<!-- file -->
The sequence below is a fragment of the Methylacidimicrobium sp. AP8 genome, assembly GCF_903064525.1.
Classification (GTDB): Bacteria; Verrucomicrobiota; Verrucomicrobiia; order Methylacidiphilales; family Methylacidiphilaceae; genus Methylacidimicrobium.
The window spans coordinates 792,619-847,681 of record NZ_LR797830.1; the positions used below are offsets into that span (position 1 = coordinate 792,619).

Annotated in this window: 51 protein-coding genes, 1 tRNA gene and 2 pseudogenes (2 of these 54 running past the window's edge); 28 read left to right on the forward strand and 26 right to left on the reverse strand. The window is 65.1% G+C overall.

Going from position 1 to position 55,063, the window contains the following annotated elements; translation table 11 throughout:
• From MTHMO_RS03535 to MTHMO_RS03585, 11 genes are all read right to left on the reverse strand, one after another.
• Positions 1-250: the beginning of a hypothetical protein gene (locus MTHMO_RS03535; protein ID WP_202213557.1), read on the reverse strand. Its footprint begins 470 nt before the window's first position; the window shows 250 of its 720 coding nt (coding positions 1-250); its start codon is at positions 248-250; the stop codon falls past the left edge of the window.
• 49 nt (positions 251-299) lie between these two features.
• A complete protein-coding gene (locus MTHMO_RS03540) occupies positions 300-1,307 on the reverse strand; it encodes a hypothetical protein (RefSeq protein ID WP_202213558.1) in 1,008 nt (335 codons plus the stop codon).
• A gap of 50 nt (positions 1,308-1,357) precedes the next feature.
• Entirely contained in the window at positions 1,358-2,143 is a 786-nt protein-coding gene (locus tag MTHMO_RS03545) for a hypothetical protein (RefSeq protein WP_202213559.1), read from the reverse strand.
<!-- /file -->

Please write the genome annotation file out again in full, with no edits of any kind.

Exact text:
The sequence below is a fragment of the Methylacidimicrobium sp. AP8 genome, assembly GCF_903064525.1.
Classification (GTDB): Bacteria; Verrucomicrobiota; Verrucomicrobiia; order Methylacidiphilales; family Methylacidiphilaceae; genus Methylacidimicrobium.
The window spans coordinates 792,619-847,681 of record NZ_LR797830.1; the positions used below are offsets into that span (position 1 = coordinate 792,619).

Annotated in this window: 51 protein-coding genes, 1 tRNA gene and 2 pseudogenes (2 of these 54 running past the window's edge); 28 read left to right on the forward strand and 26 right to left on the reverse strand. The window is 65.1% G+C overall.

Going from position 1 to position 55,063, the window contains the following annotated elements; translation table 11 throughout:
• From MTHMO_RS03535 to MTHMO_RS03585, 11 genes are all read right to left on the reverse strand, one after another.
• Positions 1-250: the beginning of a hypothetical protein gene (locus MTHMO_RS03535; protein ID WP_202213557.1), read on the reverse strand. Its footprint begins 470 nt before the window's first position; the window shows 250 of its 720 coding nt (coding positions 1-250); its start codon is at positions 248-250; the stop codon falls past the left edge of the window.
• 49 nt (positions 251-299) lie between these two features.
• A complete protein-coding gene (locus MTHMO_RS03540) occupies positions 300-1,307 on the reverse strand; it encodes a hypothetical protein (RefSeq protein ID WP_202213558.1) in 1,008 nt (335 codons plus the stop codon).
• A gap of 50 nt (positions 1,308-1,357) precedes the next feature.
• Entirely contained in the window at positions 1,358-2,143 is a 786-nt protein-coding gene (locus tag MTHMO_RS03545) for a hypothetical protein (RefSeq protein WP_202213559.1), read from the reverse strand.